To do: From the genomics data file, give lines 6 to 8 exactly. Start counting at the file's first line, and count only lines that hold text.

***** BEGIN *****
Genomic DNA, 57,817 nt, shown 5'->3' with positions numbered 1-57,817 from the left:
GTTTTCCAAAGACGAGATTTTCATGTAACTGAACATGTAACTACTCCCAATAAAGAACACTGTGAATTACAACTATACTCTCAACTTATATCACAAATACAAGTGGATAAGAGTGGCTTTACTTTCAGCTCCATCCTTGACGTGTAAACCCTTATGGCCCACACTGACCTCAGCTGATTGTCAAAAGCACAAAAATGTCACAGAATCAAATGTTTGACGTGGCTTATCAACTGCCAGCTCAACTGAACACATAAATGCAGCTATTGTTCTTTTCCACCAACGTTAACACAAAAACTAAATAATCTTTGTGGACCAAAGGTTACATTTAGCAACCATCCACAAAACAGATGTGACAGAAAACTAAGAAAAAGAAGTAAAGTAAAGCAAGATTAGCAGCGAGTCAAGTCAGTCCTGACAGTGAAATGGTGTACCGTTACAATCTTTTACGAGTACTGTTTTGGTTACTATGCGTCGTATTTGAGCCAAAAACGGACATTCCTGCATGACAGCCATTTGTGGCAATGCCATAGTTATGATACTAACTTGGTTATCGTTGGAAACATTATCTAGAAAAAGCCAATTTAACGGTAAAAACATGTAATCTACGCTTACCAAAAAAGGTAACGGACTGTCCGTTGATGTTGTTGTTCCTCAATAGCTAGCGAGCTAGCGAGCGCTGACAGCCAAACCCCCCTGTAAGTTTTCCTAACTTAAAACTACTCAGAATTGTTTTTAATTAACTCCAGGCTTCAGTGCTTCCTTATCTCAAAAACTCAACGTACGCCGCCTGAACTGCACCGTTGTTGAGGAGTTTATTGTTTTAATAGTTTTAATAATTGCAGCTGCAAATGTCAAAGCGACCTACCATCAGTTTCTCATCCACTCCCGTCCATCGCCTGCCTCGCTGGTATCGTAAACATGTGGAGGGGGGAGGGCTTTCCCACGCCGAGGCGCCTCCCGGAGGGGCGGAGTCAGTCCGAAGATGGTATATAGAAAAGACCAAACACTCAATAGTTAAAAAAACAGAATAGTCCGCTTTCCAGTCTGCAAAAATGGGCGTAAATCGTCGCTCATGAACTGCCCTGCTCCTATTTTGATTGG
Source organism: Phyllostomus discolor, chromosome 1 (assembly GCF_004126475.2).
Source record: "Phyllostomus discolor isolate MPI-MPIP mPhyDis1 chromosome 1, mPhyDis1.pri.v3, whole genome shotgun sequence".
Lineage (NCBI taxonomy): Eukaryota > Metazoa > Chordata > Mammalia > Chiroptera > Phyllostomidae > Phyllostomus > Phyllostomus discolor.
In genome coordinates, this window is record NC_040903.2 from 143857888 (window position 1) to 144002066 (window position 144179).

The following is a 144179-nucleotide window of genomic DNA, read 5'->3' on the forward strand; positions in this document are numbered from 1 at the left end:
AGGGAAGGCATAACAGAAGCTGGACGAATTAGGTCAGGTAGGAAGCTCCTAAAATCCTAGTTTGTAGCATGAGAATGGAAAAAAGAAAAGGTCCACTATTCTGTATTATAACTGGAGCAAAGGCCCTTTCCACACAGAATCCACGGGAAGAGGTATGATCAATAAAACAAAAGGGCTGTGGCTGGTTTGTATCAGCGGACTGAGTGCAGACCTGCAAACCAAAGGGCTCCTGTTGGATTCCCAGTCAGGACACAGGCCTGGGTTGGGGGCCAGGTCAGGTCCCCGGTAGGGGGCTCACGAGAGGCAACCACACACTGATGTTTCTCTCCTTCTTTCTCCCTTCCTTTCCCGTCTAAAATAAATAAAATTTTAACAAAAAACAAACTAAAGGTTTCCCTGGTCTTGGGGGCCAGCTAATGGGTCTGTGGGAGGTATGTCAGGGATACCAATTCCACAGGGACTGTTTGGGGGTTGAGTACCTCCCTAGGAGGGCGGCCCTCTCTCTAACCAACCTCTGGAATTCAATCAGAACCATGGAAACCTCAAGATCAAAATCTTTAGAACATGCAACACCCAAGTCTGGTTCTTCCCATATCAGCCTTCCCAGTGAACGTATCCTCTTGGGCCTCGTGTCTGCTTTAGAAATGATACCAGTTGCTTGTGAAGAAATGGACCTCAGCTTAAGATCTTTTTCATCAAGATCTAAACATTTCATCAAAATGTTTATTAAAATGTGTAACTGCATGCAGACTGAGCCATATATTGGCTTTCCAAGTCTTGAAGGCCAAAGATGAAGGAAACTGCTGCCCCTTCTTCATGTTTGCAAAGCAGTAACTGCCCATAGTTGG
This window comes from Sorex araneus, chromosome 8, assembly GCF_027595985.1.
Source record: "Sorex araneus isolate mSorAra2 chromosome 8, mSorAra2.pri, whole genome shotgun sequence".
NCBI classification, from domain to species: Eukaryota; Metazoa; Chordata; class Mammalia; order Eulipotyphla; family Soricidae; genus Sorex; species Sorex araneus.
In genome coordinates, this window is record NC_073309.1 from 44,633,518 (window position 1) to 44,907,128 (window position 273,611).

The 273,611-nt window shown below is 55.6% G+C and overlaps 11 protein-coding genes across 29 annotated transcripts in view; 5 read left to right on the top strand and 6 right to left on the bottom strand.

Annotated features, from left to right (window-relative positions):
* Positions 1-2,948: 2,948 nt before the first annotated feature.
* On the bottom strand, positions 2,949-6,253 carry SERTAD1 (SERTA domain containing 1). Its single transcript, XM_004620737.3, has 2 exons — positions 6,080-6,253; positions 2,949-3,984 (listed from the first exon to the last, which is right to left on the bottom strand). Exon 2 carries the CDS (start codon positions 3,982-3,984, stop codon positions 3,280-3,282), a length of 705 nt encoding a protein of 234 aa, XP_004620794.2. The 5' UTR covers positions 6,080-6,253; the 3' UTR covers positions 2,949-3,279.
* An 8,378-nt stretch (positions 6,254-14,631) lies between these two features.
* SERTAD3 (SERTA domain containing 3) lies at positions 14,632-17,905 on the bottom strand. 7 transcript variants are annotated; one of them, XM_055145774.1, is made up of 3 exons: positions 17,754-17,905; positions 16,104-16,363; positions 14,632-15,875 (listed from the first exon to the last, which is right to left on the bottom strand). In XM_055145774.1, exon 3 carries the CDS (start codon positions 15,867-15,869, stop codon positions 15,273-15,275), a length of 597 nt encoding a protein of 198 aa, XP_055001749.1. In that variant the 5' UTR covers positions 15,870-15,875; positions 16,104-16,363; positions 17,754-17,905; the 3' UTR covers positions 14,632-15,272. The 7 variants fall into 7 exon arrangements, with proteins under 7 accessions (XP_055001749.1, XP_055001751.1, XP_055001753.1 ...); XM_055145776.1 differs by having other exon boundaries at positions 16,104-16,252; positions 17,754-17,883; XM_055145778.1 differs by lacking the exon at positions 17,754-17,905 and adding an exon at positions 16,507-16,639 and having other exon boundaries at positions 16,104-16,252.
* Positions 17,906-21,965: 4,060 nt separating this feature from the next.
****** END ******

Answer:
In genome coordinates, this window is record NC_040903.2 from 143857888 (window position 1) to 144002066 (window position 144179).

The following is a 144179-nucleotide window of genomic DNA, read 5'->3' on the forward strand; positions in this document are numbered from 1 at the left end:
AGGGAAGGCATAACAGAAGCTGGACGAATTAGGTCAGGTAGGAAGCTCCTAAAATCCTAGTTTGTAGCATGAGAATGGAAAAAAGAAAAGGTCCACTATTCTGTATTATAACTGGAGCAAAGGCCCTTTCCACACAGAATCCACGGGAAGAGGTATGATCAATAAAACAAAAGGGCTGTGGCTGGTTTGTATCAGCGGACTGAGTGCAGACCTGCAAACCAAAGGGCTCCTGTTGGATTCCCAGTCAGGACACAGGCCTGGGTTGGGGGCCAGGTCAGGTCCCCGGTAGGGGGCTCACGAGAGGCAACCACACACTGATGTTTCTCTCCTTCTTTCTCCCTTCCTTTCCCGTCTAAAATAAATAAAATTTTAACAAAAAACAAACTAAAGGTTTCCCTGGTCTTGGGGGCCAGCTAATGGGTCTGTGGGAGGTATGTCAGGGATACCAATTCCACAGGGACTGTTTGGGGGTTGAGTACCTCCCTAGGAGGGCGGCCCTCTCTCTAACCAACCTCTGGAATTCAATCAGAACCATGGAAACCTCAAGATCAAAATCTTTAGAACATGCAACACCCAAGTCTGGTTCTTCCCATATCAGCCTTCCCAGTGAACGTATCCTCTTGGGCCTCGTGTCTGCTTTAGAAATGATACCAGTTGCTTGTGAAGAAATGGACCTCAGCTTAAGATCTTTTTCATCAAGATCTAAACATTTCATCAAAATGTTTATTAAAATGTGTAACTGCATGCAGACTGAGCCATATATTGGCTTTCCAAGTCTTGAAGGCCAAAGATGAAGGAAACTGCTGCCCCTTCTTCATGTTTGCAAAGCAGTAACTGCCCATAGTTGG